Mountaintop removal mining - Kentucky

2404
Jon Blickenstaff is a founder and organizer of Footprints for Peace, an organization dedicated to creating change through peaceful action. Footprints for Peace organizes events throughout the world that bring together in solidarity a moving community to deepen understanding of spiritual, cultural, and environmental issues. Their aim is to educate, inspire, and empower individuals and communities in building a sustainable future. Blickenstaff describes how Footprints conducts and plans their long-distance walks as well as discusses the “Walk for a Sustainable Future” in Kentucky. This peace pilgrimage begins in the coalfields region of East Kentucky and walks over 150 miles to the state capitol in Frankfort during the legislative session. Blickenstaff is primarily responsible for handling the overnight accommodations along the route and other logistics.
2402
Larry Bringing Good discusses his Cheyenne Arapaho upbringing in Oklahoma and his childhood, military, and work career in California. He describes meeting Jun-san Yasuda and Dennis Banks and his subsequent involvement in long-distance peace pilgrimages and sacred runs. Bringing Good discusses his reasons for and experiences with participating in Footprints For Peace’s “Walk for a Sustainable Future,” walking from the coalfields region of East Kentucky to the state capitol in Frankfort during the legislative session.
2403
Jean Chapman is a retired pediatrician living off the grid in North Carolina. She discusses her reasons for and experiences with participating in Footprints For Peace’s “Walk for a Sustainable Future” walking from the coalfields region of East Kentucky to the state capitol in Frankfort. The walk focuses on raising awareness on the effects of mountaintop removal coal mining on health, communities, and the economy in Kentucky.
2401
Russell Oliver is an Appalachian and has lived in Hazard, Kentucky his entire life. Oliver describes his firsthand experience of the impact of mountaintop removal coal mining on the health, economy and politics of his community. Oliver discusses his reasons for and experiences with participating in Footprints For Peace’s “Walk for a Sustainable Future.” walking from the coalfields region of East Kentucky to the state capitol in Frankfort during the legislative session.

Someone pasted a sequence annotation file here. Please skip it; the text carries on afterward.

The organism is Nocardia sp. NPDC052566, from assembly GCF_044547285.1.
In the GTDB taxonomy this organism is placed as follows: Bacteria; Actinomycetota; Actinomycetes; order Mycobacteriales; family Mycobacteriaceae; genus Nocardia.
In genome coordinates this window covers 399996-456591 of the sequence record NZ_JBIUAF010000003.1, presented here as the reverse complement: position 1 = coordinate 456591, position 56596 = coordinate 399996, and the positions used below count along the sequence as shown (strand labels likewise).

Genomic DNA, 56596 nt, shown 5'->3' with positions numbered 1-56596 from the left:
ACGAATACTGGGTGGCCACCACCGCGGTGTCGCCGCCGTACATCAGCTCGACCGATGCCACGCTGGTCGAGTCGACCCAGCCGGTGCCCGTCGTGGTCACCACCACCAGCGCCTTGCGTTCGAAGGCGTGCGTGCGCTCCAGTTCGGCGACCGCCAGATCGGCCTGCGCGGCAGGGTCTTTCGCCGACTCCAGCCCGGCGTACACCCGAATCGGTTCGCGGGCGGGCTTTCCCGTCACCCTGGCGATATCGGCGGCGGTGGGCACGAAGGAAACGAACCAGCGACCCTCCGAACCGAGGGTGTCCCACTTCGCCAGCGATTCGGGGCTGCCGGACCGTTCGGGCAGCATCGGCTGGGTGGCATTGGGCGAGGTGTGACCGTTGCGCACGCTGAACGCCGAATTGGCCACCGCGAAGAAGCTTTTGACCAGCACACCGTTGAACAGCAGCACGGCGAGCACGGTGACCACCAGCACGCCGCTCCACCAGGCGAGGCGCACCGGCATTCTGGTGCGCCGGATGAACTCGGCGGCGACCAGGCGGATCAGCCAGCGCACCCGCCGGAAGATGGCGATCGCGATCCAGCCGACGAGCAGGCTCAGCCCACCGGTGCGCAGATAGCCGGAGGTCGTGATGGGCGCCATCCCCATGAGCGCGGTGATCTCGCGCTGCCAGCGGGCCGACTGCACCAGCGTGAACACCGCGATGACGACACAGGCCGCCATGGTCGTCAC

2398
Jules Orkin is a Veteran for Peace and retired bookstore owner from New Jersey. Orkin describes his background and discusses his reasons for and experiences with participating in Footprints For Peace’s “Walk for a Sustainable Future.” Orkin, in his 70’s, walked from the coalfields region of East Kentucky to the state capitol in Frankfort, a distance of over 150 miles. The walk focused on raising awareness on the effects of mountaintop removal coal mining on health, communities, and the economy in Kentucky.
2399
Jim Toren is a founder and organizer of Footprints for Peace, an organization dedicated to creating change through peaceful action. Footprints for Peace organizes events throughout the world that bring together in solidarity a moving community to deepen understanding of spiritual, cultural, and environmental issues. Their aim is to educate, inspire, and empower individuals and communities in building a sustainable future. Toren describes how Footprints conducts and plans their long-distance walks as well as discusses the “Walk for a Sustainable Future” in Kentucky. This peace pilgrimage begins in the coalfields region of East Kentucky and walks over 150 miles to the state capitol in Frankfort during the legislative session. Toren is primarily responsible for organizing and transporting the walkers as well as representing the group to the public.
2400
Jun Yasuda is a Buddhist nun in the Nipponzan Myohoji order. Yasuda describes her upbringing in Japan and her introduction to Nipponzan Myohoji. A main practice of this order to chant the Daimoku Namu Myōhō Renge Kyō while beating a hand drum and walking throughout the world promoting peace and non-violence. Yasuda discusses reasons for and experiences with participating in Footprints For Peace’s “Walk for a Sustainable Future” walking from the coalfields region of East Kentucky to the state capitol in Frankfort.